Information: The Ultimate Frontier

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Science  12 Jan 1979:
Vol. 203, Issue 4376, pp. 143-147
DOI: 10.1126/science.203.4376.143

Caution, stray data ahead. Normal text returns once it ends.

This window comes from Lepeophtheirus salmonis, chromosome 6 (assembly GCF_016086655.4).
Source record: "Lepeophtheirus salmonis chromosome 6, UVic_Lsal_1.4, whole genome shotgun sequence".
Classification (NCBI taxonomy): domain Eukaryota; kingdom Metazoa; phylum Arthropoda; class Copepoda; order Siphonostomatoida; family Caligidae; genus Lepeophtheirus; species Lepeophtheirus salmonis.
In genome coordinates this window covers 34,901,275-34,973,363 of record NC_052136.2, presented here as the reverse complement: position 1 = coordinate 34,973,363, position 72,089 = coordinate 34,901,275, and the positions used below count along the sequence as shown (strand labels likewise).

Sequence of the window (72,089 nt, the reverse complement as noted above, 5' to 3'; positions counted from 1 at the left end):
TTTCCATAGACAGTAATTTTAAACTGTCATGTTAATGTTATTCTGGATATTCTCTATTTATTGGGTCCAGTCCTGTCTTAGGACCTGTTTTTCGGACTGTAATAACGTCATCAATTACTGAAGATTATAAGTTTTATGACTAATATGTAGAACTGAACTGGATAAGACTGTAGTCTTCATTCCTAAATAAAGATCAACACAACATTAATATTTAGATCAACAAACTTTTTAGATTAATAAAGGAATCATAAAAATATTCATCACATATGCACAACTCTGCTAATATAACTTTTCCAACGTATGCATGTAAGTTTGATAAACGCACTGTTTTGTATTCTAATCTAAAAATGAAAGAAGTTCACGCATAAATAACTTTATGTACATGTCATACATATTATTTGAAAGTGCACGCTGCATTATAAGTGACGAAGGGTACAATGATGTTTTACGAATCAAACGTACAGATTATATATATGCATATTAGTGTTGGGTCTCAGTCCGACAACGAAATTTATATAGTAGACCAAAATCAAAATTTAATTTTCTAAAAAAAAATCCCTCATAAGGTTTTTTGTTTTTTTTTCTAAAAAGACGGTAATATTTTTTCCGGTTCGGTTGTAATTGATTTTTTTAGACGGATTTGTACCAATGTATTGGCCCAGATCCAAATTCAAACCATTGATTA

Although long-term forecasting is best left to science fiction writers, scientists can illumine basic technological trends, as in the 100-year scenario presented here. Computers will continue the "small is beautiful" trend, but they are not likely to follow the semilog trail because extrapolation from the current base would lead to absurdities such as a computer cost of 3/100 of a cent. To achieve inexpensive high speed and Lilliputian size, new techniques are likely to replace silicon technology. The ultimate computer might be biological and patterned on DNA. Future computers will reacquire information when needed rather than store it, and we will see personalized products at mass production prices. Light wave communication will broaden communications exchange, but software that is more friendly to human users will be needed. By taking over knowledge distribution, electronic information systems will let universities concentrate on new knowledge. More importantly, they will expand everyone's right to information and free expression through the existing media system and to protection from misuse of information by others.